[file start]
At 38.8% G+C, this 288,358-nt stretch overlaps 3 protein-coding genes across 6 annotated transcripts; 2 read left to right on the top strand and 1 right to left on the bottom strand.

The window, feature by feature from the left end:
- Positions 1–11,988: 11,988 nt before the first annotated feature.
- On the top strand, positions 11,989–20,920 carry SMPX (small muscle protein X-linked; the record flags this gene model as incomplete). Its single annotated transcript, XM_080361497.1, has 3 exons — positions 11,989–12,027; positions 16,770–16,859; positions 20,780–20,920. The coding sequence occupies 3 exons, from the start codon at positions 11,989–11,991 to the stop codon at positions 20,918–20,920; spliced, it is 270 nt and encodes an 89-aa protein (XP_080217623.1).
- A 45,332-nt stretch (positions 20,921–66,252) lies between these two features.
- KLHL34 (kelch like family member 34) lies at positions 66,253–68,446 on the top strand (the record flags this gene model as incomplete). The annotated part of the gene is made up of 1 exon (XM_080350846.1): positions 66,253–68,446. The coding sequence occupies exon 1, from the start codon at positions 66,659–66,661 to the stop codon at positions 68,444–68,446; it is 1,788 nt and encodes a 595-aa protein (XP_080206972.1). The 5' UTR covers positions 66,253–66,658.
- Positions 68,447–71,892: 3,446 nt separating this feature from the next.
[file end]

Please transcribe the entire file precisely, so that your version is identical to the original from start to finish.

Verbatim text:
At 38.8% G+C, this 288,358-nt stretch overlaps 3 protein-coding genes across 6 annotated transcripts; 2 read left to right on the top strand and 1 right to left on the bottom strand.

The window, feature by feature from the left end:
- Positions 1–11,988: 11,988 nt before the first annotated feature.
- On the top strand, positions 11,989–20,920 carry SMPX (small muscle protein X-linked; the record flags this gene model as incomplete). Its single annotated transcript, XM_080361497.1, has 3 exons — positions 11,989–12,027; positions 16,770–16,859; positions 20,780–20,920. The coding sequence occupies 3 exons, from the start codon at positions 11,989–11,991 to the stop codon at positions 20,918–20,920; spliced, it is 270 nt and encodes an 89-aa protein (XP_080217623.1).
- A 45,332-nt stretch (positions 20,921–66,252) lies between these two features.
- KLHL34 (kelch like family member 34) lies at positions 66,253–68,446 on the top strand (the record flags this gene model as incomplete). The annotated part of the gene is made up of 1 exon (XM_080350846.1): positions 66,253–68,446. The coding sequence occupies exon 1, from the start codon at positions 66,659–66,661 to the stop codon at positions 68,444–68,446; it is 1,788 nt and encodes a 595-aa protein (XP_080206972.1). The 5' UTR covers positions 66,253–66,658.
- Positions 68,447–71,892: 3,446 nt separating this feature from the next.